Autopsy results, recently released by the Daytona Beach Sheriff’s Office, confirm that a Florida couple overdosed on drugs earlier this year while their children were left watching a movie.
Daniel, 32, and Heather Kelsey, 30, died from an accidental overdose of the powerful painkiller fentanyl reports Fox35. The couple died on New Year’s Eve when they were found unconscious on the side of the road, their three young boys strapped in car seats and watching a movie in the backseat of the family SUV.
When a Florida Highway Patrol trooper found the SUV around 2:00 a.m. alongside Interstate 4 it was still running and the hazard lights were blinking, according to a statement released by the Volusia County Sheriff’s Department. Daniel and Heather Kelsey were found unconscious outside of the vehicle and were pronounced dead at the scene shortly thereafter.
The couple had been married for six years and had three sons together. The boys, ages 2, 1, and approximately 8 months, were strapped into their car seats and watching a movie when the trooper came across them. It is unknown how long the children were unattended on the side of the road.
Autopsies were performed on the couple and initial results showed one of them tested presumptive positive for the presence of drugs. The final results of the toxicology report took several months to complete and were announced on June 9 in a statement on the Volusia County Sheriff’s website:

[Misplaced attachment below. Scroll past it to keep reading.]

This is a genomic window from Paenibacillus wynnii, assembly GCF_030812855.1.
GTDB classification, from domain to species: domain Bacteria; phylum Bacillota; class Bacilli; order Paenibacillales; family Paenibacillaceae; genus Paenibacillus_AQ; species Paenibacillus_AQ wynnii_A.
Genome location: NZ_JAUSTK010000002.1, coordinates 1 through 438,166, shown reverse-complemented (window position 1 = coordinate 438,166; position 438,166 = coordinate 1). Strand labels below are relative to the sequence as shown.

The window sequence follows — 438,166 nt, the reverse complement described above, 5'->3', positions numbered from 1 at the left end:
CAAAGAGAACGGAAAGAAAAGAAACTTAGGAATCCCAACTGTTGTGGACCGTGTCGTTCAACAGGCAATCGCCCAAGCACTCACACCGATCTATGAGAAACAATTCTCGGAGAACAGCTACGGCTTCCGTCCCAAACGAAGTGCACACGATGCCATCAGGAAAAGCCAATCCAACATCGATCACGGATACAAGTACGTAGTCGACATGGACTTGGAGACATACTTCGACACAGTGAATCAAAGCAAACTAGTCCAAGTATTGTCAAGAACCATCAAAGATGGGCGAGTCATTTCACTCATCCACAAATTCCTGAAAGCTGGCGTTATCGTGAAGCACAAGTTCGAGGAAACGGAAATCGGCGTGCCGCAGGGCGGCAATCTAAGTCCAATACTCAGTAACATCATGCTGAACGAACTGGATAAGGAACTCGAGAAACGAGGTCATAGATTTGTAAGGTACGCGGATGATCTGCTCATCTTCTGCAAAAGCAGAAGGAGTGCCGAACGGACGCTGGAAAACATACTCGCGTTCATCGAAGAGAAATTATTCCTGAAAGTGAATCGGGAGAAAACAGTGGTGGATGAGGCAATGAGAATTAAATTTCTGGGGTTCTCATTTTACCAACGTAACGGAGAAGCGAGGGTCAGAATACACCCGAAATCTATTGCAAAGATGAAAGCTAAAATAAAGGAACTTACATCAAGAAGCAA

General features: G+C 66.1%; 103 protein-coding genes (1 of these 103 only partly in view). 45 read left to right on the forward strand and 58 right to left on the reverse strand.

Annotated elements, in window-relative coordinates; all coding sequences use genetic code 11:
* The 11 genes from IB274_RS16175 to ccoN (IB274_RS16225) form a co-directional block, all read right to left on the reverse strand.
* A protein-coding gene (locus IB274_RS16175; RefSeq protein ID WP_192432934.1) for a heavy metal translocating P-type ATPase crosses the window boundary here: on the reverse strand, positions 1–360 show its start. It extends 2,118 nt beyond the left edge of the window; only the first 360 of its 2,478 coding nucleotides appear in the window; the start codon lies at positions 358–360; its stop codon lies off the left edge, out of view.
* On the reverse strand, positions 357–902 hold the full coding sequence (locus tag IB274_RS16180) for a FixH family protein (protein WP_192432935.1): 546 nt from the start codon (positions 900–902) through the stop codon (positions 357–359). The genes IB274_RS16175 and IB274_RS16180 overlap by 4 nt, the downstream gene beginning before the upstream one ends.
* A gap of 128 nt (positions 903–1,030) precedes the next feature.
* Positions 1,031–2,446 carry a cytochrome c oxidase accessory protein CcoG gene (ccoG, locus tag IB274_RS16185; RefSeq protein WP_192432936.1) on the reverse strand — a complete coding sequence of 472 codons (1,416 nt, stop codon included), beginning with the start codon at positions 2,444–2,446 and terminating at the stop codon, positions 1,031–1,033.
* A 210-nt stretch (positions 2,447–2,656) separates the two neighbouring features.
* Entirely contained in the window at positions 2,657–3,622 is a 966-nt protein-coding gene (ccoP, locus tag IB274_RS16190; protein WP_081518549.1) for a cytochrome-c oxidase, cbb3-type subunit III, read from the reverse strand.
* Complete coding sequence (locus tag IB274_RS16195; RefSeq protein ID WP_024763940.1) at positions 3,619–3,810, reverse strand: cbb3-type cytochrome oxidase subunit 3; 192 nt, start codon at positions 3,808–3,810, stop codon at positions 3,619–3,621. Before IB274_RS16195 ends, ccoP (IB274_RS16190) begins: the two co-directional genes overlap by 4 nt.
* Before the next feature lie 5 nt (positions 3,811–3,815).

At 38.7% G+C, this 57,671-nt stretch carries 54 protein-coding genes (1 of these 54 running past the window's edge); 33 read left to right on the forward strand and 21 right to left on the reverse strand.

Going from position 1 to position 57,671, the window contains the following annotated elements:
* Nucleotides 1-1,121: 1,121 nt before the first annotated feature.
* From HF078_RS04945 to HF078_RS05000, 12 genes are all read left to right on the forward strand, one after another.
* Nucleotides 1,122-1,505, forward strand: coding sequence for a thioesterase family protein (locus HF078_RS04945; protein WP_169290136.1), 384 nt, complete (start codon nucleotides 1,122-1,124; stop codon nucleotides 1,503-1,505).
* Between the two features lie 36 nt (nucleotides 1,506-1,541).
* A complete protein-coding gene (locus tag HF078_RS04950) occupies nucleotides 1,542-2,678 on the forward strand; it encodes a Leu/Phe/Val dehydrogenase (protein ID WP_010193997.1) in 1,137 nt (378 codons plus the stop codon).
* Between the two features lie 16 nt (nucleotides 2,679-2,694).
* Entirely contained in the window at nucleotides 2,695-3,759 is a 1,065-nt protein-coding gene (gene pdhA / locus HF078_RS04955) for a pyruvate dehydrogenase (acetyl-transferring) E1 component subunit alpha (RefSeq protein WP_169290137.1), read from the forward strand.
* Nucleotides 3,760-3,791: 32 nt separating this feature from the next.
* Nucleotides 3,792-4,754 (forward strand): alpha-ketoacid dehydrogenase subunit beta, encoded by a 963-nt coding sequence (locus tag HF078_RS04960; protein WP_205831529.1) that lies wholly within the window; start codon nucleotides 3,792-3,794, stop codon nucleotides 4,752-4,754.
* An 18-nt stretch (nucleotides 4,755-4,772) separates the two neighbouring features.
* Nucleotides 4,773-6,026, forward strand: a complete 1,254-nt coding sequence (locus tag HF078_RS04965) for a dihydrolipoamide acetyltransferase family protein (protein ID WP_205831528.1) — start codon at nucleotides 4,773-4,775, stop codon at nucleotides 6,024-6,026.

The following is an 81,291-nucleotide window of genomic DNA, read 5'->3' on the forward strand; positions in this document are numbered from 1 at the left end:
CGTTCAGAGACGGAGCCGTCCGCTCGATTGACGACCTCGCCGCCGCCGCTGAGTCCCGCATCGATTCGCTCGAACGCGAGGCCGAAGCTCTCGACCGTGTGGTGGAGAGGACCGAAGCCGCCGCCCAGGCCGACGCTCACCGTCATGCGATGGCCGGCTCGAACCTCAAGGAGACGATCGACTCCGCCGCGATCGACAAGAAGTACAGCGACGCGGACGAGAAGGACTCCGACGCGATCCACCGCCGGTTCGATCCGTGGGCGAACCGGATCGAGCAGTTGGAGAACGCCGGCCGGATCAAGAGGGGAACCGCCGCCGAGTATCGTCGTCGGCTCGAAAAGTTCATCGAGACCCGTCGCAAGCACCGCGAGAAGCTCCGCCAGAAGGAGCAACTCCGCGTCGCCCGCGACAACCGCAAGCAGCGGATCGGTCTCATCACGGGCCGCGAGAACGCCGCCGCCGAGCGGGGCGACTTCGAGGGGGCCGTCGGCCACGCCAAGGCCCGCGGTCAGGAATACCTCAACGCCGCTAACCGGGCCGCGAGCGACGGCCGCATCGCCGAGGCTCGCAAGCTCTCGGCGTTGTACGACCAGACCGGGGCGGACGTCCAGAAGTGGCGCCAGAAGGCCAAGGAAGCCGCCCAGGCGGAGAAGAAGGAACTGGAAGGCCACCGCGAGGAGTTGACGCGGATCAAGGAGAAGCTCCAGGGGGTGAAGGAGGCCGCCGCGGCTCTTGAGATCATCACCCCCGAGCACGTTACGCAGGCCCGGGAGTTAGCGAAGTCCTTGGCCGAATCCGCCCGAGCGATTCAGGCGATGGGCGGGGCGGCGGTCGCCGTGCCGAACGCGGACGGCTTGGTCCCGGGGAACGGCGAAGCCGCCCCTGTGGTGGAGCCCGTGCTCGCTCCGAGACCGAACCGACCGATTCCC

“The Sheriff’s Office has received the medical examiner’s report regarding the deaths of Daniel and Heather Kelsey. Their autopsies determined the Kelseys died as a result of accidental fentanyl overdose. The Sheriff’s Office investigation remains open at this time.”
Fentanyl is a synthetic opioid that is frequently used to treat acute and chronic pain associated with advanced cancer, according to the Centers for Disease Control. It is also 50 times more potent than heroin and has contributed to a sudden increase in overdose fatalities over the last few years.
According to the CDC, opioid overdoses have quadrupled since 1999 and drug overdose cases in Florida rose over 22% between 2014 and 2015 alone.
[Feature Photo: Facebook]